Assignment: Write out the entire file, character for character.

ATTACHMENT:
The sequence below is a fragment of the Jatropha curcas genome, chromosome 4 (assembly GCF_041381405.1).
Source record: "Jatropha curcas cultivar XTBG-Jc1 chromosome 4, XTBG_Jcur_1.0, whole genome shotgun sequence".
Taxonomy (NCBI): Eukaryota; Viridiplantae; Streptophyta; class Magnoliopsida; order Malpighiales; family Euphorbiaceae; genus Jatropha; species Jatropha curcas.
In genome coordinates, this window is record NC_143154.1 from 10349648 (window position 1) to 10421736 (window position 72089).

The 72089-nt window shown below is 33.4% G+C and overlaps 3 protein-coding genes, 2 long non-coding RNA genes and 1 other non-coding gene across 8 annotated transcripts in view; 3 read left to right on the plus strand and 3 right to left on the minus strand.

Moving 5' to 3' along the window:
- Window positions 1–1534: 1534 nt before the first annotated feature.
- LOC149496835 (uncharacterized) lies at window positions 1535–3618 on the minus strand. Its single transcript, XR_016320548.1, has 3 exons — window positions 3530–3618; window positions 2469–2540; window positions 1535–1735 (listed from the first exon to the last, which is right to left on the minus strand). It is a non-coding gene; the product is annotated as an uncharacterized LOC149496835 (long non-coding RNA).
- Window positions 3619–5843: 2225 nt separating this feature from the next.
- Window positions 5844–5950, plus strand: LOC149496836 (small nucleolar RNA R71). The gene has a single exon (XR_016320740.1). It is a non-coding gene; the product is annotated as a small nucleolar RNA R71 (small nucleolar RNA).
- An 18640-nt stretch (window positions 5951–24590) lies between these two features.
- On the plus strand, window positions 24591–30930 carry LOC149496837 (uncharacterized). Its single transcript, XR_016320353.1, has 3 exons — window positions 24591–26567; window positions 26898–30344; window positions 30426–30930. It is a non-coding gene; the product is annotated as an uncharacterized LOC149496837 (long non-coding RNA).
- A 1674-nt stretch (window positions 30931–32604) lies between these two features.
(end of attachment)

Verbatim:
The sequence below is a fragment of the Jatropha curcas genome, chromosome 4 (assembly GCF_041381405.1).
Source record: "Jatropha curcas cultivar XTBG-Jc1 chromosome 4, XTBG_Jcur_1.0, whole genome shotgun sequence".
Taxonomy (NCBI): Eukaryota; Viridiplantae; Streptophyta; class Magnoliopsida; order Malpighiales; family Euphorbiaceae; genus Jatropha; species Jatropha curcas.
In genome coordinates, this window is record NC_143154.1 from 10349648 (window position 1) to 10421736 (window position 72089).

The 72089-nt window shown below is 33.4% G+C and overlaps 3 protein-coding genes, 2 long non-coding RNA genes and 1 other non-coding gene across 8 annotated transcripts in view; 3 read left to right on the plus strand and 3 right to left on the minus strand.

Moving 5' to 3' along the window:
- Window positions 1–1534: 1534 nt before the first annotated feature.
- LOC149496835 (uncharacterized) lies at window positions 1535–3618 on the minus strand. Its single transcript, XR_016320548.1, has 3 exons — window positions 3530–3618; window positions 2469–2540; window positions 1535–1735 (listed from the first exon to the last, which is right to left on the minus strand). It is a non-coding gene; the product is annotated as an uncharacterized LOC149496835 (long non-coding RNA).
- Window positions 3619–5843: 2225 nt separating this feature from the next.
- Window positions 5844–5950, plus strand: LOC149496836 (small nucleolar RNA R71). The gene has a single exon (XR_016320740.1). It is a non-coding gene; the product is annotated as a small nucleolar RNA R71 (small nucleolar RNA).
- An 18640-nt stretch (window positions 5951–24590) lies between these two features.
- On the plus strand, window positions 24591–30930 carry LOC149496837 (uncharacterized). Its single transcript, XR_016320353.1, has 3 exons — window positions 24591–26567; window positions 26898–30344; window positions 30426–30930. It is a non-coding gene; the product is annotated as an uncharacterized LOC149496837 (long non-coding RNA).
- A 1674-nt stretch (window positions 30931–32604) lies between these two features.